Cooler Master IHC-H71

Very good performance for P4 CPUs though noisy — Joe

SUMMARY: Top rank P4 cooling, although noisy.


Size: 83 x 70 x 75mm high; Weight: 740 gm; Fan: 46 cfm @ 6000 rpm.

The good guys at PHAMComputer were nice enough to send over a Cooler Master IHC-H71 to check out. This is the P4 version of the Cooler Master HHC-001, which performed very well on Socket A/370 platforms. As P4 popularity picks up, we’re seeing some very competitive cooling solutions coming to market – about time!

Compared to the HHC-001, the P4 version is longer and wider – the heatpipe is less visible in this version. The fin’s surface area is greater compared to the Socket A/370 version.

The base


is flat but not particularly well polished – lapping (Hoot gained 3 C by lapping the HHC-001) is definitely an option and may yield some benefit.

Looking edge-on,


you can see how the heatpipe comes up from the base and is cooled by the fins. The heatpipe pops out


on the other side.

The mounting mechanism uses articulated lever arms on both sides to clamp the heatsink to the CPU using the standard P4 retention base – very easy to latch onto the base. However, as I moved the lever arms to lock the heatsink into place, it required a fair amount of force to close them. I hesitated because I felt that the force required would snap the lever arms – one flexed more than I liked; they didn’t snap, but be warned on this point.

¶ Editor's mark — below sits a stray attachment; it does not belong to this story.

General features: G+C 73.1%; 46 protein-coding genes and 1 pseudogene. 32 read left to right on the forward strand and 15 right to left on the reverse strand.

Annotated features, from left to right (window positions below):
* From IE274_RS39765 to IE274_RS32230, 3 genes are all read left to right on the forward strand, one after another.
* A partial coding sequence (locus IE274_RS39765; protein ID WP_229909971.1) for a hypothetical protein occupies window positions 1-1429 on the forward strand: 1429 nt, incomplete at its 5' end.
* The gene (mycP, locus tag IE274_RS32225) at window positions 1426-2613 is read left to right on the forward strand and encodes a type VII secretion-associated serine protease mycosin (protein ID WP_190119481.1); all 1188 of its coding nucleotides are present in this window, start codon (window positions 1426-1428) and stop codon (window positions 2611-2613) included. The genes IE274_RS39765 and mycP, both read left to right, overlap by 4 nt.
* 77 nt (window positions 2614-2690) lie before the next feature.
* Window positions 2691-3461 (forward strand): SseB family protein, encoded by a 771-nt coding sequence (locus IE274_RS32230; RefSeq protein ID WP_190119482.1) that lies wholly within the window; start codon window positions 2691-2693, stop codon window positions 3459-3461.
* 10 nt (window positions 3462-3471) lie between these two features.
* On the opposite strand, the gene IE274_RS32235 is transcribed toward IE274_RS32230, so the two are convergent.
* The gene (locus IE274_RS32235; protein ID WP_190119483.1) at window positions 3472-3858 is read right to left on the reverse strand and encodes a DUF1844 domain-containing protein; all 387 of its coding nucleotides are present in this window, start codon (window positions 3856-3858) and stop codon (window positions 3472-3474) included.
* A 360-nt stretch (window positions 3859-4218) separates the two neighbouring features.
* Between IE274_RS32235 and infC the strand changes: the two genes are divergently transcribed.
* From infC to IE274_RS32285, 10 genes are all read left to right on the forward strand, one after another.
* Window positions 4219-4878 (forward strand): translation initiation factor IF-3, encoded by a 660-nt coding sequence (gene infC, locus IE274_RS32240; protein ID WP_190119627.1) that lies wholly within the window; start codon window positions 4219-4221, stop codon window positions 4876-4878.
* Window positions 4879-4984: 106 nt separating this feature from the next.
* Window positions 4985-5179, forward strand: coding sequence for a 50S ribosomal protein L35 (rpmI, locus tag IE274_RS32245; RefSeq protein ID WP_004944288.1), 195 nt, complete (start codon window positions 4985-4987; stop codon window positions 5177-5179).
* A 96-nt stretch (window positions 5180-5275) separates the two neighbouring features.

The fan is an YS Tech Model #FD1270259B-2F – a 70 x 25mm unit rated at 6.24 watts, 46 cfm @ 6000 rpm. I measured its noise at 67 dBA with a Radio Shack sound meter 8″ from the fan’s intake, close to a Delta 38 (about 69 dBA). I normalized these readings to what you might hear 3 feet away.

In summary, a good adaptation of the HHC-001 heatpipe to P4 use with a mounting system that could be beefed up.


The IHC-H71 was first tested on the CPU Die Simulator which gives results that are unaffected by motherboard influences. I then tested it on an Lucky Star 4A845D with a modified P4 1500 to read CPU case temps, as an example of what users might see on their systems.


Die Temp
Ambient Temp
IHC-H71, 6570 rpm, 53 dBA
45.4 C
21.0 C
24.4 C
IHC-H71, 6185 rpm, 51 dBA
46.4 C
21.3 C
25.1 C
IHC-H71, 5415 rpm, 49 dBA
47.0 C
21.3 C
25.7 C
IHC-H71, 4500 rpm, 43 dBA
48.2 C
21.0 C
27.2 C
IHC-H71, 3200 rpm, 38 dBA
51.5 C
21.2 C
30.3 C

TEST RESULTS – Motherboard

CPU Case Temp

Ambient Temp



MBM Temp

Lucky Star, P4 1500, 6200 rpm

31.0 C

21.5 C



27 C¹

¹On-Die temp per MBM

Delta = CPU temp – Ambient Temp
C/W = Delta / CPU Watts

Interpreting C/W: For every watt (CPUw) that the CPU
consumes, the HSF will limit the CPU’s temperature rise to (C/W x CPUw)
plus the temperature at the HSF’s fan inlet. For example, at an ambient temp of 25 C, a C/W of 0.25 with a CPU radiating 50 watts means that CPU temp will increase 50 x 0.25 = 12.5 C over ambient temp, or 37.5 C. The lower the C/W, the better.

Die Simulator results place the IHC-H71 in the top rank of heatsinks (Heatsink Ranking), although noise is on the high side. Throttling the fan back to something around 4000 rpm (about 7 volts) yields more tolerable noise, although it costs about 5 C in cooling (at 100 watts).


Top rank cooling with top rank noise.

Thanks again to PHAMComputer for sending this our way.

Email Joe

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